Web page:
Sunnyside: A tale of two beginnings

April 22, 2010

Irrigation gave this Lower Yakima Valley city, known as “The Holy City,” its early start.

Ranch horses stand on Edison Street in downtown Sunnyside in a photo taken about 1908.

Sunnyside has two beginnings, really.

Like many of the communities in the Valley, Yakima County’s second-largest city traces its earliest days to the arrival of irrigation.

Engineer Walter N. Granger, working for the Northern Pacific Railroad, began work in 1891 on a canal that would deliver water to the Lower Valley’s unclaimed sagebrush.

An undated photograph of the construction of a diversion flume and temporary check basin for the Sunnyside canal at the Outlook pumping plant.

Within three years, water reached present-day Sunnyside. Granger convinced the company to purchase and plat the townsite.

He proposed naming the eastern townsite Mayhew, but entrepreneur William H. Cline preferred Sunnyside and promised to set up the town’s first store if the name was changed.

The isolated town grew for a few years at the turn of the 19th century, in spite of being separated from the nearest rail stop in Mabton by an unbridged Yakima River. The infant city included a three-story hotel with business cards that boasted owning the only bathtub in town.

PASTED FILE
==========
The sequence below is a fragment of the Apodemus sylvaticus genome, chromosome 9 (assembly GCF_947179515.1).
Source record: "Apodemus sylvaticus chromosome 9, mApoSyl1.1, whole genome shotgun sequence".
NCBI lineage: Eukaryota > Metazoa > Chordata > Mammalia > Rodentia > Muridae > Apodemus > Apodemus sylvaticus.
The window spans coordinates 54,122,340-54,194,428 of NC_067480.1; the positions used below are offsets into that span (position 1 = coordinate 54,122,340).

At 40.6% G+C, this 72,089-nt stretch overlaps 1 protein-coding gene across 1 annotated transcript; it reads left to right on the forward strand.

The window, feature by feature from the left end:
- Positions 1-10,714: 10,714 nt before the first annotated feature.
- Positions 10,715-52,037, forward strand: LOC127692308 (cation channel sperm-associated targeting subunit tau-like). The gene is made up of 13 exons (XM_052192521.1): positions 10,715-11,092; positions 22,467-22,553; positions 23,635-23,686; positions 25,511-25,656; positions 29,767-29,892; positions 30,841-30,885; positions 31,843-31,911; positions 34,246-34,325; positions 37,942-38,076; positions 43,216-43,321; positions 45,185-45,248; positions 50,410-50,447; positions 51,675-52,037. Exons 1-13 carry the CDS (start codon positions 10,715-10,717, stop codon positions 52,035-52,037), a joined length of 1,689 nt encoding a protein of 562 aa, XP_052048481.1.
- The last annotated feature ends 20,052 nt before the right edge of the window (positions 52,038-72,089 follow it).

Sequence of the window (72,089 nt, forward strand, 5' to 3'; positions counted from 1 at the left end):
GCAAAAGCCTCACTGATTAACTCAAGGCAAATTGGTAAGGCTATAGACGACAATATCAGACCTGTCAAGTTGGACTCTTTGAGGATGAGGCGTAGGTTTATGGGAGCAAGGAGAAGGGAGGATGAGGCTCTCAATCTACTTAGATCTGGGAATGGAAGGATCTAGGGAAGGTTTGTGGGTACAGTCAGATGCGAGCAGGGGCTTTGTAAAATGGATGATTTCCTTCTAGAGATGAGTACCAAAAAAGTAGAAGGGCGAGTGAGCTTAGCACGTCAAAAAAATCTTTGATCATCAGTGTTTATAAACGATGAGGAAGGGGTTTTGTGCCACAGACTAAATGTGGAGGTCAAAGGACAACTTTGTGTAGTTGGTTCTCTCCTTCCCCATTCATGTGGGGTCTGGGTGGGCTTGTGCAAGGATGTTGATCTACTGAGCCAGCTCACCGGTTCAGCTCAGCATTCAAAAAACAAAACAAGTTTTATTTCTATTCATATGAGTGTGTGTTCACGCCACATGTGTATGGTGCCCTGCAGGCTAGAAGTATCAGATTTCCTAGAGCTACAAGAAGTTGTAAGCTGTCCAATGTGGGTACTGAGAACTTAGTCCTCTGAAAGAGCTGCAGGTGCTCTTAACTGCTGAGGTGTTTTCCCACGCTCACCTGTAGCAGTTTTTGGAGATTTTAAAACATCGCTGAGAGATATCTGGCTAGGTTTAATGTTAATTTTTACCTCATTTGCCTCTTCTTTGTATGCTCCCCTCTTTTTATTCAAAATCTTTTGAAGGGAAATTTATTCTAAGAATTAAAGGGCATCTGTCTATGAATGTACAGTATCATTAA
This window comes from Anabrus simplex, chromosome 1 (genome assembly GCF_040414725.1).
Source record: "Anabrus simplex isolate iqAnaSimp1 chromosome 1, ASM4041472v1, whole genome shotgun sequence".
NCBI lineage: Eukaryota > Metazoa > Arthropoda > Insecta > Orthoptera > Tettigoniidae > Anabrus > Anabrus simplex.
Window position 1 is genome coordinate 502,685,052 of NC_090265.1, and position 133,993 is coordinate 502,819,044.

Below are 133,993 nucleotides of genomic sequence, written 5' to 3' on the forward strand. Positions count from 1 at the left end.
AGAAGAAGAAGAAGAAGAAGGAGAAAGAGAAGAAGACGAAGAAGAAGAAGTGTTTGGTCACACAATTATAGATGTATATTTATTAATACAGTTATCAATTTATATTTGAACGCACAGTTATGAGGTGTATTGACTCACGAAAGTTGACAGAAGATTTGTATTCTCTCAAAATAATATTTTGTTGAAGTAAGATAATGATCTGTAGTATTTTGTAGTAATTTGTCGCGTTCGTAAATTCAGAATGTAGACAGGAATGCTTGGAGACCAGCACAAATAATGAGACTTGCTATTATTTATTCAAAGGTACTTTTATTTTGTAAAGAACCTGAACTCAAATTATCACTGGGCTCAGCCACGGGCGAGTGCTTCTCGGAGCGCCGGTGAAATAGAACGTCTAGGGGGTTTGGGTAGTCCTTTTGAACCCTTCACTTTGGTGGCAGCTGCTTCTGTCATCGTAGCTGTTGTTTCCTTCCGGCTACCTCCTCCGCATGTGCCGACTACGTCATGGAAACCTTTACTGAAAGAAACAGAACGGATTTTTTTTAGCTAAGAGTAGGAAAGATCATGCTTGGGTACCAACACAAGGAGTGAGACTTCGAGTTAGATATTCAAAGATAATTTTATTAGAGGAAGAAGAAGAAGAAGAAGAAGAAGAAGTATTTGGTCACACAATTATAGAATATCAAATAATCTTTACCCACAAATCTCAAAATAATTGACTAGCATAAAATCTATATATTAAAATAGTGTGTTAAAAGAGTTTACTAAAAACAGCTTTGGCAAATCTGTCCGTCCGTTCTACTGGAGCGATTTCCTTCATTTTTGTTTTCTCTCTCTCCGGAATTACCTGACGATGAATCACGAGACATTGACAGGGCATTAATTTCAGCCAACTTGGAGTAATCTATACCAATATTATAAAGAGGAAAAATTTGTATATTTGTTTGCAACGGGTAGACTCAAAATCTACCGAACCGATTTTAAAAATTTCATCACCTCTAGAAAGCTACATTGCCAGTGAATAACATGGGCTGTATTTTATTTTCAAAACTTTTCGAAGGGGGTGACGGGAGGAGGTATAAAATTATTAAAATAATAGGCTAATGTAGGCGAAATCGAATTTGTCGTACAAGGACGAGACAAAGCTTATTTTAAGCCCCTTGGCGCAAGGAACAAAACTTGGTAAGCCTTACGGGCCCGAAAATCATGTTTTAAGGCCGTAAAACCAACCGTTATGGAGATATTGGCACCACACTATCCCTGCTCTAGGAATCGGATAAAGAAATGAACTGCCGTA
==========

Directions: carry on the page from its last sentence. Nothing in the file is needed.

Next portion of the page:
However, the Depression that gripped the nation in the late 1800s caught up with Sunnyside. Stores closed, residents moved away and the Philadelphia Securities Co., which held the mortgage to the townsite, foreclosed.

The first beginning ended just as it got started.

Then, in 1898, three Midwest churchgoing men formed the Christian Cooperative Colony with the goal of creating a haven for God-fearing, moral families in the West. They picked Sunnyside, which had been visited by one of men, Harvey M. Lichty, a devout Progressive Brethren.

The men purchased the bankrupt townsite and drafted ordinances that mandated piety. Anybody caught gambling, drinking alcohol or engaging in prostitution had to forfeit property back to the Cooperative. Alcohol remained illegal until 1933.

Pioneers from the Midwest were recruited to a land of “Ideal Homes, Schools and Churches” with “no saloons, no blizzards, no pear blight,” according to a promotional flyer from the times.

Nicknamed by outsiders “The Holy City,” Sunnyside incorporated in 1902.

By Ross Courtney

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